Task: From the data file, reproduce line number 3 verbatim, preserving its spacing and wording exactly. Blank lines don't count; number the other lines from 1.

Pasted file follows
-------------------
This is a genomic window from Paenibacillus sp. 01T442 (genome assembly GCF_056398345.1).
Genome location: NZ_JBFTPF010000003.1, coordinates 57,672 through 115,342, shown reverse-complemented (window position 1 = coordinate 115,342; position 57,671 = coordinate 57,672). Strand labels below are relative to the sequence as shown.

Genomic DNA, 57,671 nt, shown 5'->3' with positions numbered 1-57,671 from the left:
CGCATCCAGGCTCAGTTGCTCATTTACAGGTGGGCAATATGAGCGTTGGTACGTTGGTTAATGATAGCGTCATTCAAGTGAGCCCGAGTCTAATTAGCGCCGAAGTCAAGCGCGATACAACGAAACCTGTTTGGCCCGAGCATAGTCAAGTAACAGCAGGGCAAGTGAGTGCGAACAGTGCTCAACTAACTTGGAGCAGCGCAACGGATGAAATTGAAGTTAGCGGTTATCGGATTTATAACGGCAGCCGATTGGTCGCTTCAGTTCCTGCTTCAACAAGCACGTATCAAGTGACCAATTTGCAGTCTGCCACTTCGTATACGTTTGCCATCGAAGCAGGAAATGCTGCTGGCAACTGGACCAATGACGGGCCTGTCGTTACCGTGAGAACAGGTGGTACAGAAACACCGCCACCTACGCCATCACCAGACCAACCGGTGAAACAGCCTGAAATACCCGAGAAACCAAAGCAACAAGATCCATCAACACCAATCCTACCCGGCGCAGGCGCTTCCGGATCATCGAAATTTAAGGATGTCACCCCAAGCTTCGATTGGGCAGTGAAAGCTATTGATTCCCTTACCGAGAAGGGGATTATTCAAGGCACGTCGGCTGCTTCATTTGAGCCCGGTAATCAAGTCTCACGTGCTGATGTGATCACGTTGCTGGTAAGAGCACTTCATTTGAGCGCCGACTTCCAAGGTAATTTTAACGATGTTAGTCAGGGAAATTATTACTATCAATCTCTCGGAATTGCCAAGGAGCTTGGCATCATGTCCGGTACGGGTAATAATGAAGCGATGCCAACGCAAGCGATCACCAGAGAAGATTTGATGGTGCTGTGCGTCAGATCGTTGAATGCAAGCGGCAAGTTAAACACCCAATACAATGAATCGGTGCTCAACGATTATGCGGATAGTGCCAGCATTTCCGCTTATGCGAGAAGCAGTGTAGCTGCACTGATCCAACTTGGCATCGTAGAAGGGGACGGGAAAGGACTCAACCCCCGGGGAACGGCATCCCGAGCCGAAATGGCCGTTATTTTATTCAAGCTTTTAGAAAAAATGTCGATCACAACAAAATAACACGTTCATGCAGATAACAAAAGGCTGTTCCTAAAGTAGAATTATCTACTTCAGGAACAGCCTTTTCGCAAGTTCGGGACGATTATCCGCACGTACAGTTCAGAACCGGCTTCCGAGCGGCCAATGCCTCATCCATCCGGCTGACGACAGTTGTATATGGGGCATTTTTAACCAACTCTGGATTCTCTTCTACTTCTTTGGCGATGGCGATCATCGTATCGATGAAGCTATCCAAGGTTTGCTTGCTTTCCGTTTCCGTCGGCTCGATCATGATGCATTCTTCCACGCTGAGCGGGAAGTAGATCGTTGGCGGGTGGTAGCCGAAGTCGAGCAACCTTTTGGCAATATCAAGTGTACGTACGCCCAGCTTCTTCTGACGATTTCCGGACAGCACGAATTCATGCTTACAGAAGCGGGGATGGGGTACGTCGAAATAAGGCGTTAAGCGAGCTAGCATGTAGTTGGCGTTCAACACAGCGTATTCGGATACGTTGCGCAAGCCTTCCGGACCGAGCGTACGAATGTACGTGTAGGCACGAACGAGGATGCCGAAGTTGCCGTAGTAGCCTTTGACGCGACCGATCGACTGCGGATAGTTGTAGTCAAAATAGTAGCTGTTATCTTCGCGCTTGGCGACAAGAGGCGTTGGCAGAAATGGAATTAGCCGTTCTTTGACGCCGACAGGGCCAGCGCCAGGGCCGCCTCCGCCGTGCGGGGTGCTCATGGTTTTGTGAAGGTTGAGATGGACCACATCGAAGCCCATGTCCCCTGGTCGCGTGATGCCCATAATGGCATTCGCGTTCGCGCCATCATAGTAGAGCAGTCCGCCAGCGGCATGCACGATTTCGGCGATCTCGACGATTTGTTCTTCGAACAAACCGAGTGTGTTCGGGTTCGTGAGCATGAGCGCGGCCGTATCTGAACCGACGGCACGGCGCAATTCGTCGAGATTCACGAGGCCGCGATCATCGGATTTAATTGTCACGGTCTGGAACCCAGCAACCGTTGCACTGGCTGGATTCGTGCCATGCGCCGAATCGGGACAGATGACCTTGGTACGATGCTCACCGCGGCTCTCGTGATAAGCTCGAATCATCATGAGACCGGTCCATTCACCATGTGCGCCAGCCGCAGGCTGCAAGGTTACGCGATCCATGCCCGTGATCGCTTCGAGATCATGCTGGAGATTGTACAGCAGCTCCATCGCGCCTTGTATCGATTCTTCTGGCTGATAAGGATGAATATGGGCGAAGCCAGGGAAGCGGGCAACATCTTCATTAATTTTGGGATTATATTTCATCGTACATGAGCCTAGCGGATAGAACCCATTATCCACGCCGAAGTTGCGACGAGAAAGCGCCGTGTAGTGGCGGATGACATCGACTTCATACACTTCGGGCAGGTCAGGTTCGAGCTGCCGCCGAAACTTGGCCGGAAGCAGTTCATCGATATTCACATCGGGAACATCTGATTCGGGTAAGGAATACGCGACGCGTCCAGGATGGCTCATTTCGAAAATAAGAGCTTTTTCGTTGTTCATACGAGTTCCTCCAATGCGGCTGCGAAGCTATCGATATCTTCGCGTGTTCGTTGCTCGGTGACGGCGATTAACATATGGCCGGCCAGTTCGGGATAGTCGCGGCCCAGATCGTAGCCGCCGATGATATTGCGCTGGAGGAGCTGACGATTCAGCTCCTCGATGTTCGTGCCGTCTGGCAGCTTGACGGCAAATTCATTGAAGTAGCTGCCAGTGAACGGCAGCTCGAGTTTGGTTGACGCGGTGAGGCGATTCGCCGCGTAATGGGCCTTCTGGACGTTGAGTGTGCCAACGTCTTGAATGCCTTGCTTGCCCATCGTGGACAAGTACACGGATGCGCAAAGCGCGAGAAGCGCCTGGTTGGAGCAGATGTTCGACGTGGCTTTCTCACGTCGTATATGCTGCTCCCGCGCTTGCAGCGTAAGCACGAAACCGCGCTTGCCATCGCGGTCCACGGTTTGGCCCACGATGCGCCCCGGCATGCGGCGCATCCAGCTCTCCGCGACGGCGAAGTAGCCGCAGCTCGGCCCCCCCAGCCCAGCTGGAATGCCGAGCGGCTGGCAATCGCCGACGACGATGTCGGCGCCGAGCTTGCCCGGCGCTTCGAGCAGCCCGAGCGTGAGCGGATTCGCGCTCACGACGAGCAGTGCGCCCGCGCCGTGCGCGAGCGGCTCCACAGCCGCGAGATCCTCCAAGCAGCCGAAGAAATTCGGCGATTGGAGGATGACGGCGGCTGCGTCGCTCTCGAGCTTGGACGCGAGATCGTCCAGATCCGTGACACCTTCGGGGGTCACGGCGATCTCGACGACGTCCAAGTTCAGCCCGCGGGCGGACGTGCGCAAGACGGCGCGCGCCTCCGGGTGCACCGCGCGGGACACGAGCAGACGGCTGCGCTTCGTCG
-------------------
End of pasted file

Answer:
Genomic DNA, 57,671 nt, shown 5'->3' with positions numbered 1-57,671 from the left: